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ECA welcome the investment in public infrastructure and delivery of preschool so that all children
receive an entitlement and families can have choice. “Many families seek out school-based
preschools, particularly if they have older children at school or limited transport options”, says ECA
CEO Sam Page; “co-location of preschools with schools makes good sense. However, consultation
with experts in planning this integration and consideration of age-appropriate pedagogy are
imperative to ensure it is play-based and valued by the school leadership team”.

It is also important that the NSW Government continue to invest in the well-established community based preschools, including those run by Aboriginal Community Controlled Organisations (ACCOs).

“We ask the NSW Government to consult on and develop a strategy of support for community bare
preschools – many of which have been part of the fabric of local communities for a very long
time. Investment in expanding some of these preschools and building on their excellent track record
would be well supported”, says Ms Page.

Long day care services also play a very important role in preschool provision across NSW and it is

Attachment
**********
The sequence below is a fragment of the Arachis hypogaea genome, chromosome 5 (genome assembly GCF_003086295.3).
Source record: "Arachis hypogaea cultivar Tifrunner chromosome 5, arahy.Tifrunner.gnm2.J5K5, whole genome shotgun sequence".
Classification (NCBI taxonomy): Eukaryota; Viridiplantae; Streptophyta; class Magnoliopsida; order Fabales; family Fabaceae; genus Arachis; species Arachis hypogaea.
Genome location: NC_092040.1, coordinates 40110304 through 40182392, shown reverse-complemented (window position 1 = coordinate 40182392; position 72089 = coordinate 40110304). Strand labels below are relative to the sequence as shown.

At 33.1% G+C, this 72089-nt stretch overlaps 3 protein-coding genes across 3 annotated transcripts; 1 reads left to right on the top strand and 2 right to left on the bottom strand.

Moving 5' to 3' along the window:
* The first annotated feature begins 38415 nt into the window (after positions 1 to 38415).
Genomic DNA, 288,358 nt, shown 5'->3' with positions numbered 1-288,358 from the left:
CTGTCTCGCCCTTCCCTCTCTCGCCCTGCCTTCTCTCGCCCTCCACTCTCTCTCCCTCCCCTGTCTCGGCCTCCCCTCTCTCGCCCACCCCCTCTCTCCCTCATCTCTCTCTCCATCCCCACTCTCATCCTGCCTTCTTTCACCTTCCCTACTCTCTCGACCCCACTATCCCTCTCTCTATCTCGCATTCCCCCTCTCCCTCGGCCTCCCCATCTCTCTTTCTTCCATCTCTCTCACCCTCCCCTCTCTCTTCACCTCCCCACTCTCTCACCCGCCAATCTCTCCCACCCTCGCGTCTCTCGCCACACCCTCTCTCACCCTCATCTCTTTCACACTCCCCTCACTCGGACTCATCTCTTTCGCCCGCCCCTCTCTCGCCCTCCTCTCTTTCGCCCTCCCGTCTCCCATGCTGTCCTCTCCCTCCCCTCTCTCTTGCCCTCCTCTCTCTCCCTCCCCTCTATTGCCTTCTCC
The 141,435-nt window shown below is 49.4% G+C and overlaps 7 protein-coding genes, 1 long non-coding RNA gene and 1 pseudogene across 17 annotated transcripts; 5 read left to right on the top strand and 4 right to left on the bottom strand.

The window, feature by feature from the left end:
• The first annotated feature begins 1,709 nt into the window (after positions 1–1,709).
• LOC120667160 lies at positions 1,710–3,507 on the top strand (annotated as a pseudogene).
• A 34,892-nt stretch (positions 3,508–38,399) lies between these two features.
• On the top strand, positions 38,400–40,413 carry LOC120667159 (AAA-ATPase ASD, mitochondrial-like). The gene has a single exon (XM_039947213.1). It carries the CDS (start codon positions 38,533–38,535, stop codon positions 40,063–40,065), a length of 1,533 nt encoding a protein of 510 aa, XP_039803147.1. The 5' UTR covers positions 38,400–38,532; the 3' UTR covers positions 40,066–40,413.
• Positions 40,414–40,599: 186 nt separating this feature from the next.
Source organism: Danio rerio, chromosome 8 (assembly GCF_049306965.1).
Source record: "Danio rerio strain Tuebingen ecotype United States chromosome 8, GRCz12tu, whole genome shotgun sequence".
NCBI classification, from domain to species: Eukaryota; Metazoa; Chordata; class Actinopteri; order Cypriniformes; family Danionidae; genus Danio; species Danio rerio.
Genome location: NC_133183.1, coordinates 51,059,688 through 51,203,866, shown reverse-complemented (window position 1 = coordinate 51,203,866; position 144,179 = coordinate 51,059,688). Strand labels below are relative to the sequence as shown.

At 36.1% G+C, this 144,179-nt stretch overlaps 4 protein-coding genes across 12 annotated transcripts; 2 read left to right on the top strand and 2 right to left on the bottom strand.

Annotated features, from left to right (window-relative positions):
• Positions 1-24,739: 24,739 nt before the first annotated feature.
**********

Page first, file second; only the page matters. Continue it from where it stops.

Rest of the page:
vital that working families continue to have access to longer sessions of early childhood education
and care if they need it. “Our primary interest is ensuring that families have choice of what suits their
child and family circumstances, and no early childhood education provider should lose from this
investment”, says Ms Page.

ECA acknowledges that robust criteria were considered when selecting the 100 additional sites, and
significant planning went into the planning process. ECA urges this planning to continue from now
until 2027. The fact that almost half the new preschools will be established in regional locations,
where there are well-documented shortages, is pleasing. This will help to address the current gaps
within unserved or underserved communities.

“We know the sector does need to expand and lift capacity to provide universal access. However, we also know all too well that there is a shortage of early childhood educators and teachers and we don’t want to lose any services from the system especially in rural, remote and regional areas”, Ms Page says.

ECA is keen to support, through our regional networks across NSW, local consultation. With strong local committees, ECA can leverage our extensive knowledge and experience, strong cross-sectoral relationships and national policy team that understand the complexities of phasing in universal programs at scale.